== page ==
Andrei dodged so many bullets in his decades of battling impunity that it is hard to believe he is gone. It would be harder still if the truth were buried along with him” concludes Olivia Ward, who covered the former Soviet Union as bureau chief and correspondent from 1992 to 2002. For the full story see:  Death in Ukraine: bitter end for Russian human rights hero | Toronto Star.

 

 

Zbigniew Romaszewski, Polish Human Rights Defender remembered by Aryeh Neier

March 31, 2014

On the Human Rights Watch website, 29 March 2014, Aryeh Neier, remembers fondly Zbigniew Zbyszek Romaszewski, a physicist, who in 1979 volunteered to lead an underground Helsinki Committee in Poland under the just concluded Helsinki Accords. Romaszewski died in Warsaw on 13 February 2014 at the age of 74.

When martial law was imposed in December 1981, some 30,000 people were arrested and imprisoned. Romaszewski and his wife Zosia were among them. Some time after the imposition of martial law, we learned that the Polish Helsinki Committee had found a way to continue to operate secretly.  They managed to smuggle highly detailed reports to Helsinki Watch.  Their first report, produced under the difficult conditions of search, seizure and secrecy, was 182 pages long. Helsinki Watch published it in English translation under the title “Prologue to Gdansk.” They were a leading source of information on human rights practices in Poland in that period. In March 1984 – after we had no person-to-person contact with anyone in Poland for more than two years – I traveled to Warsaw.  Before I left, I learned that Amnesty International had designated  Zbigniew Romaszewski a prisoner of conscience. Arriving in Poland, I hoped to see Zosia Romaszewska, who had recently been released from prison.  Her husband was still in prison.  I could not say for sure that I would see her because it was not possible to make advance appointments.  All I could do was to turn up at people’s apartments and hope that I would find them there. During my visit to Warsaw I met many persons who had been imprisoned, and also family members of those still imprisoned, who had been entirely cut off from such contacts.  This included Zosia who I was able to spend several hours with. I was able to publish a number of articles in the US on the vitality of the Solidarity movement.  During a visit to Warsaw in 1985, my colleague Ken Roth spent time with both Zbigniew, who by then had been released from prison, and Zosia.  They graciously spent many hours with him.  In this difficult period, when the country was still recovering after the imposition of martial law, Zbigniew and Zosia were the key source of information on the struggling dissident movement which remained very much alive despite the Soviet-backed General Wojciech Jaruzelski’s efforts to crush it. Later on, I got to know Zbigniew Romaszewski and, a couple of times, brought him to conferences in other parts of the world to speak about how a human rights movement could cope with a repressive regime. He became a Senator in Poland and Chairman of the Polish Senate Human Rights and Rule of Law Committee. The organization he founded, now the Helsinki Foundation for Human Rights in Poland, is going very strong. The last time I visited Warsaw – about a year-and-a-half ago – its legal staff included 23 lawyers.  It is in the forefront of human rights advocacy in Europe.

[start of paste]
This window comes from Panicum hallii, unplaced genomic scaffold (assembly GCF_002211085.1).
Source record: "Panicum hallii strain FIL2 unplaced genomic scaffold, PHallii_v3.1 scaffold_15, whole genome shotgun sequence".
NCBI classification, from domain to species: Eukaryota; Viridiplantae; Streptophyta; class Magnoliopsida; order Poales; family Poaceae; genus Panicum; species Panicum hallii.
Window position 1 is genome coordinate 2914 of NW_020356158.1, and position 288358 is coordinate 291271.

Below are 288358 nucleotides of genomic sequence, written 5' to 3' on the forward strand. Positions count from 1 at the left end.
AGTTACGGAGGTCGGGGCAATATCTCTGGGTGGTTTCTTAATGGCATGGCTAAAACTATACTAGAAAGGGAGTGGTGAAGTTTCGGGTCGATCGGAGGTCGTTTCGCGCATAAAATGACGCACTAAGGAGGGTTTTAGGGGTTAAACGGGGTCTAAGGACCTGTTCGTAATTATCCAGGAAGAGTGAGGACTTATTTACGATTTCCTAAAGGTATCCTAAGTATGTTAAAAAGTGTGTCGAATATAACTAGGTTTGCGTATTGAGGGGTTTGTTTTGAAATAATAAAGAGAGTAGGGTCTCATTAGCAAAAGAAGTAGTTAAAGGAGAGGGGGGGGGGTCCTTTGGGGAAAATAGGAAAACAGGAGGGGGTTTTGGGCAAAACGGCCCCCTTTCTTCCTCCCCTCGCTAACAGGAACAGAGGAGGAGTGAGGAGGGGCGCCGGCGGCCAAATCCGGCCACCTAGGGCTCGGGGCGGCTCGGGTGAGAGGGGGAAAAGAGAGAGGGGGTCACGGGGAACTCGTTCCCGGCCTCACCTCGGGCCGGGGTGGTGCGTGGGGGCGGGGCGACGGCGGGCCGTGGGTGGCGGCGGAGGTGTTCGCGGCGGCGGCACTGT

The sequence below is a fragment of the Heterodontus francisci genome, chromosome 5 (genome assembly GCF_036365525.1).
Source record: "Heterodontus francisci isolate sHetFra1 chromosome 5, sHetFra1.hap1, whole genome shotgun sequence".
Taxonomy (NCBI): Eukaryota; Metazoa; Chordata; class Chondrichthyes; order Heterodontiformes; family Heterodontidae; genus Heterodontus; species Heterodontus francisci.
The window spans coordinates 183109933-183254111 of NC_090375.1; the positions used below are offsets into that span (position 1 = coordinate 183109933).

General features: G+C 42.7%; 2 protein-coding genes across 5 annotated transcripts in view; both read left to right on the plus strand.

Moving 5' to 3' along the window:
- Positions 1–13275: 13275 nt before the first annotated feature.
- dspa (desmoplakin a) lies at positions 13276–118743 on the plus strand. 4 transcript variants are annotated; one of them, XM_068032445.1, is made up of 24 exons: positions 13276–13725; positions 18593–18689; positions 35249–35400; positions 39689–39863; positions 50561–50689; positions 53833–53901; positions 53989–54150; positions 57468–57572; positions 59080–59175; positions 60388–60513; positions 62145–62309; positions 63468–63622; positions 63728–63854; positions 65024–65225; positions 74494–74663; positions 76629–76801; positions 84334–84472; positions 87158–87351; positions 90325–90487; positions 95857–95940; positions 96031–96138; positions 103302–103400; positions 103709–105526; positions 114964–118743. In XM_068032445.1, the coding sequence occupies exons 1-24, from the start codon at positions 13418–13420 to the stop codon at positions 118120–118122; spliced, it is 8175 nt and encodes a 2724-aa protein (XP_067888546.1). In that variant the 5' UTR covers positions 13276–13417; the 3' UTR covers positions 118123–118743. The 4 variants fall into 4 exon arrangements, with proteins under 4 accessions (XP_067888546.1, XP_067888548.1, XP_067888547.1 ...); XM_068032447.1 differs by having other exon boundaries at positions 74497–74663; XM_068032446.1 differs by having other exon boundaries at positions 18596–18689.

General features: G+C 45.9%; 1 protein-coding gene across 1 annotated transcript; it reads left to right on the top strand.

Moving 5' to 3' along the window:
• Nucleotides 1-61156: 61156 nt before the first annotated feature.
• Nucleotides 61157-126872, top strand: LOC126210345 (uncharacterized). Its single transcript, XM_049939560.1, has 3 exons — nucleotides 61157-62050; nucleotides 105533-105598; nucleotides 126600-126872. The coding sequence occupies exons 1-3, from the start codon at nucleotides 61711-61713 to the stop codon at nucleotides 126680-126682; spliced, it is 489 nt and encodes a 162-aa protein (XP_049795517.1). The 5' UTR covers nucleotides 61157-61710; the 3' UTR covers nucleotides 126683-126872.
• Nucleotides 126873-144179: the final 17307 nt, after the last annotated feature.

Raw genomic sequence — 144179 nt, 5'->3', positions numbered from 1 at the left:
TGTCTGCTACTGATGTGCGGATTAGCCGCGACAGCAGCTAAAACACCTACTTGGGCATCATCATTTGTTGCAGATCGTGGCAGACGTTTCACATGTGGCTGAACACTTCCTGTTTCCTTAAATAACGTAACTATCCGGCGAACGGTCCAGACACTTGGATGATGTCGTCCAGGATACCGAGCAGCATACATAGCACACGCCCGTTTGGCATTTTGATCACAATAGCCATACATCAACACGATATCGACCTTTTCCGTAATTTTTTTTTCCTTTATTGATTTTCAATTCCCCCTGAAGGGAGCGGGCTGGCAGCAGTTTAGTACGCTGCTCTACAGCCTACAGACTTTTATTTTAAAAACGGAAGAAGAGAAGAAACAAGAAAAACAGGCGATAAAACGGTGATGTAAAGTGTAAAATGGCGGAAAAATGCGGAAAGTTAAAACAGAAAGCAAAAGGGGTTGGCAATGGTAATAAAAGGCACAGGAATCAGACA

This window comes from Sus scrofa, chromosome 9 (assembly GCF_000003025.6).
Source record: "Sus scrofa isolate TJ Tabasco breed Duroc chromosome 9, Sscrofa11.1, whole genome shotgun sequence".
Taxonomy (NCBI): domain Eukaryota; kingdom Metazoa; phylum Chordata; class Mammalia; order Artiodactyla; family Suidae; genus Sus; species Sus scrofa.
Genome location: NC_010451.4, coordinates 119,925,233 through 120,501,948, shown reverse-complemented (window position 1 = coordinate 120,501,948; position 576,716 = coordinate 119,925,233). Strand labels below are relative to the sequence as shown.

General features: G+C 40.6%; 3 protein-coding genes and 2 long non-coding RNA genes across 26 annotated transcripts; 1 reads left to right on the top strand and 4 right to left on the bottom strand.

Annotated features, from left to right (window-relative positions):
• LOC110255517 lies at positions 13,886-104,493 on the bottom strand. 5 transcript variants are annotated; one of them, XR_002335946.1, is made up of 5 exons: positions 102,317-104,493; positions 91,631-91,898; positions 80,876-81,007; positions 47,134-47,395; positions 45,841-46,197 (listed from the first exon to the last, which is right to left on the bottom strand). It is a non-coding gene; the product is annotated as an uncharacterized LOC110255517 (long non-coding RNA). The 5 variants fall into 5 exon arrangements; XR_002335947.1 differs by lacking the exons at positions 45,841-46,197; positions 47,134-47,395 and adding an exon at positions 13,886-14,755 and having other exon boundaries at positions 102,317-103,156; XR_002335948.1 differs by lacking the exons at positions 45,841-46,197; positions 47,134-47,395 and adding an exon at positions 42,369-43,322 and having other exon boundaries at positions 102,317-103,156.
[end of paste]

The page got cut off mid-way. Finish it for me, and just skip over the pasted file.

via Remembering Zbigniew Romaszewski, Polish Human Rights Pioneer | Human Rights Watch.

Radio Prague: interesting interview with People In Need Director Simon Panek

March 28, 2014

Since its foundation in the early 1990s, Prague-based People in Need [Člověk v tísni] has become one of the biggest NGOs in Central Europe. Founding member Šimon Pánek has for many years been the organisation’s director, and Ian Willoughby of Radio Prague did an lengthy interview with him on 24 March 2014. The conversation touched on targeting of aid, politics, international perception and plans for the future. It has become a most interesting interview that shows how in two decades a NGO in Central Europe can develop into a serious and mature organisation, still mostly local but with international potential. The transcript of the interview follows below:

I first asked Pánek what for him had been its standout projects of the last 20 years-plus “What was important was one of the very first projects, SOS Sarajevo, a big fund-raising campaign in the Czech Republic and relatively massive humanitarian aid into the besieged city of Sarajevo during the war. That was a formative period for us, for sure.